Willie Sangwan / Willie Sangwan / Invision / AP
Actress Carol Sutton, who has appeared in more than 100 films, plays and TV shows, died Thursday in New Orleans from complications from the Coronavirus. She was 76 years old.
In 1974, Sutton appeared on television for the first time in “The Autobiography of Miss Jane Bateman”, and then went on to show films, starring in theatrical roles and more television productions. Although she refused to move from her hometown, she has worked steadfastly, winning roles in films, including “The Big Easy,” “The Pelican Brief,” “Monster’s Ball,” “Ray,” “Steel Magnolias” and “The Help, “Sutton was diagnosed with the virus and was hospitalized in November.
Sutton honed her acting abilities starting in 1968, when she joined one of the rare African American theater groups in the Deep South. The Dashiki Project Theater, founded by students at Dillard University and other historic black colleges and universities in Louisiana, was based in New Orleans and installed plays that reflected the complexities of African-American life. The job came easily to Sutton, in part because her mother, Margaret Bush, was a community activist in the city.
Often times, Sutton tells stories of a night in 1957, when her mother took the family car from their downtown neighborhood to pick up Reverend Martin Luther King, Jr. when he arrived in town. Carole said she rode with her siblings asleep in the back seat. King appears to have attended meetings that helped found the Southern Christian Leadership Conference, an organization that has become a major factor in the advancement of civil rights.
In the year Sutton committed to acting, she also started what could be more than 40 years of work at Total Community Action, an organization that helps distressed families and children with special needs. I retired from social and educational work in 2011.
Sutton’s special talent for humanizing and dignifying regular characters translated from stage, to television, to photography with remarkable ease. Moreover, her acting style was deceptively natural. In a Dashiki production, the woman who played refused to present a male character so convincingly that a member of the audience shouted, “You’re stupid ****!”
And while it’s unclear if Sutton considers herself a method actress, she could still be in character long after the other cast members stopped performing.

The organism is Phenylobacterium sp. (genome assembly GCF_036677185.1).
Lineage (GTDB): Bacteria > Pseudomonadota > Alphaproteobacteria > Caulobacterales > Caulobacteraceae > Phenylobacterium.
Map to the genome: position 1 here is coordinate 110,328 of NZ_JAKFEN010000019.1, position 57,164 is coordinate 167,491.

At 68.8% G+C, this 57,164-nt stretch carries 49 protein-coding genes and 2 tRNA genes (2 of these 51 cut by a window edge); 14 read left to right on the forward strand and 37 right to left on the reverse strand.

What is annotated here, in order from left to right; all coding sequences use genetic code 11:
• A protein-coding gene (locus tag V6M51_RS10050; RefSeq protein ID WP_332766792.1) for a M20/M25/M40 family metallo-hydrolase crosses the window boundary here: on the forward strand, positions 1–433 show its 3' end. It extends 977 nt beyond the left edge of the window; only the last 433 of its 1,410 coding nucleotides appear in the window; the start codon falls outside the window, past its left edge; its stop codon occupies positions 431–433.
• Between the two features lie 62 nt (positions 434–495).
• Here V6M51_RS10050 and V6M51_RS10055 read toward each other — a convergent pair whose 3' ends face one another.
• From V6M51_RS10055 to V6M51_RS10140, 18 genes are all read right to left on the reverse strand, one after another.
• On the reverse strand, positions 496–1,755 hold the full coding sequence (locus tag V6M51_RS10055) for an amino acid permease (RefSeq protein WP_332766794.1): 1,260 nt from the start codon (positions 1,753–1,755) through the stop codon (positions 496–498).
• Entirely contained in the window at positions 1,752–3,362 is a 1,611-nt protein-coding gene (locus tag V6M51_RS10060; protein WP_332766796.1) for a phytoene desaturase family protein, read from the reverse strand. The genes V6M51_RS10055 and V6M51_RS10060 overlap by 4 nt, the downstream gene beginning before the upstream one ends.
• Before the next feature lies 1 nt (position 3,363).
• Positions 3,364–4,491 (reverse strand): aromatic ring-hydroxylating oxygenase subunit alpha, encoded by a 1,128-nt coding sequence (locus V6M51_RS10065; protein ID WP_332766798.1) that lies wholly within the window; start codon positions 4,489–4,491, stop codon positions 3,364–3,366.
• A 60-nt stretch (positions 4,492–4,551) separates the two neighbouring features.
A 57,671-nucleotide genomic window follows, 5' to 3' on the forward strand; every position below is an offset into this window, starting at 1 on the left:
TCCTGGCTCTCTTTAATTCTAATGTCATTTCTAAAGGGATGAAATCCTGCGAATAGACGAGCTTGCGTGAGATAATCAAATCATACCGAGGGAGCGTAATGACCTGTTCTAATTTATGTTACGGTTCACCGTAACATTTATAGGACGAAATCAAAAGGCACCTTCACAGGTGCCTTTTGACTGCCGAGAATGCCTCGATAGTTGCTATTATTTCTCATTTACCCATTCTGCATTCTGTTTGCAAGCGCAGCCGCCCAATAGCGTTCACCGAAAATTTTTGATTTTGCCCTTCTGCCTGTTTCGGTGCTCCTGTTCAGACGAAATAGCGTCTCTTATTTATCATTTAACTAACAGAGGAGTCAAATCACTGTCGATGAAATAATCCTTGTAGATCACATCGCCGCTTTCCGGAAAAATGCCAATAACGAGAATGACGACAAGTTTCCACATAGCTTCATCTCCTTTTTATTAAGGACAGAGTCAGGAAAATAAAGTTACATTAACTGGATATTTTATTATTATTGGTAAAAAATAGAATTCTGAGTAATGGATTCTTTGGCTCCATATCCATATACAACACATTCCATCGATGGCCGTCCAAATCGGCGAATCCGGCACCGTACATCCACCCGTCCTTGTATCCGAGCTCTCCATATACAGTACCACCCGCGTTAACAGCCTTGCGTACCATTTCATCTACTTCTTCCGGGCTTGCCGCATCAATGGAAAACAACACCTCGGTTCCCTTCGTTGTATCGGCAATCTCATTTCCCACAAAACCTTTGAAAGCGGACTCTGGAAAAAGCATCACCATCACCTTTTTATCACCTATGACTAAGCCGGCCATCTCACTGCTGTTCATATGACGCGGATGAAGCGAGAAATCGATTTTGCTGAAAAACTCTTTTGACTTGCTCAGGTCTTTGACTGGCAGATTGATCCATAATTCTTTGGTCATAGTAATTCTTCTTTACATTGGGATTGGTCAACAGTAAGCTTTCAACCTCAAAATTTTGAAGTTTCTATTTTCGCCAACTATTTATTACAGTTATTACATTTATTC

Adela Gauthier, an actress and longtime friend, said that in at least one case, Sutton’s life seemed to reflect the life of her character. In 1974, Sutton was hired to play Vivienne, the daughter-in-law of Jane Bateman of Cecily Tyson in the award-winning television film “The Autobiography of Miss Jane Bateman”. Gauthier, who also appeared in the movie, but did not release the final version, said that Sutton was most likely pregnant in the audition, but the situation became clear when she got to the set.
“Carole was nine months pregnant.” Gauthier said with a laugh. “She was (riding) in a canoe. And she was there, with a big stomach.”
In recent years, Sutton’s television work has included roles in “Tremé,” “True Detective,” “Queen Sugar,” and “Lovecraft Country.”
Donald Matthews, who grew up a block away from Sutton in Central City and then later worked with her and made sets for Dashiki production, said it was as accessible to her fans as it was for her friends. Over the course of her 60-year career in shows, she has never moved out of the house she grew up in on Josephine Street and raised a son and daughter. Her children and siblings survive from her.
“Carol was a human every day,” Matthews said. “People would stop her and say how much they liked her on the show and say, ‘Yeah, girl, I’m pretty happy. She regularly took city buses and carried her bag in her bra.
Gauthier recalls Sutton’s generosity.
Gauthier said, “Carol Sutton was reaching out on her lap and… she’d give you a $ 50 bill, and she’d say,“ Hey, go get some beer. ”She was drinking beer. And if the tab came up at dinner, it would say, ‘Don’t worry, I get it.’
“If there’s a filming project in New Orleans, you know it’s going to have a big role for Carol Sutton,” said Pato Chandler, assistant director, who has worked with her on several films. “Because once you work with Carol, you’ll want to work with her again.”
However, an extended filmography only tells part of Sutton’s story. Besides television and film roles, she has appeared in any number of local theatrical productions, including “Sty of the Blind Pig”, “Bridal Member”, “The Women”, “Our Town” and “A Raisin in the Sun”. She toured internationally with the musical “One Mo ‘Time”.
New Orleans playwright Dal Wonk recalls her talents that overshadowed a play he wrote about a Louisiana cottage called A Bitter Glory.
“It was supposed to be a ‘upstairs downstairs’ story with white farm owners upstairs and slaves downstairs,” said Wonk. “But Carol and the other black actors turned out to be more interesting as slaves, so I rewrote the play to make it revolve around their stories.”
Shortly before Sutton became ill in November, she participated in the screening of a yet to be released film to honor Briona Taylor, an African-American emergency room technician who was shot dead in March during a police raid on her home in Louisville, Kentucky. .
Sutton’s disease lasted for just over a month. On November 10, she texted her friends saying that she and her daughter had tested positive for the virus, adding, “Please, keep us in your prayers.” The next day, I reported severe nausea and a fever. By November 17, she was hospitalized at Toro Hospital.
On November 22, she texted Matthews saying that the oxygen mask had made talking difficult. Her condition appeared to have improved enough for doctors to be able to take her out of intensive care, but she died in hospital Thursday night.
The next day, television crews filming in the city halted production in her honor.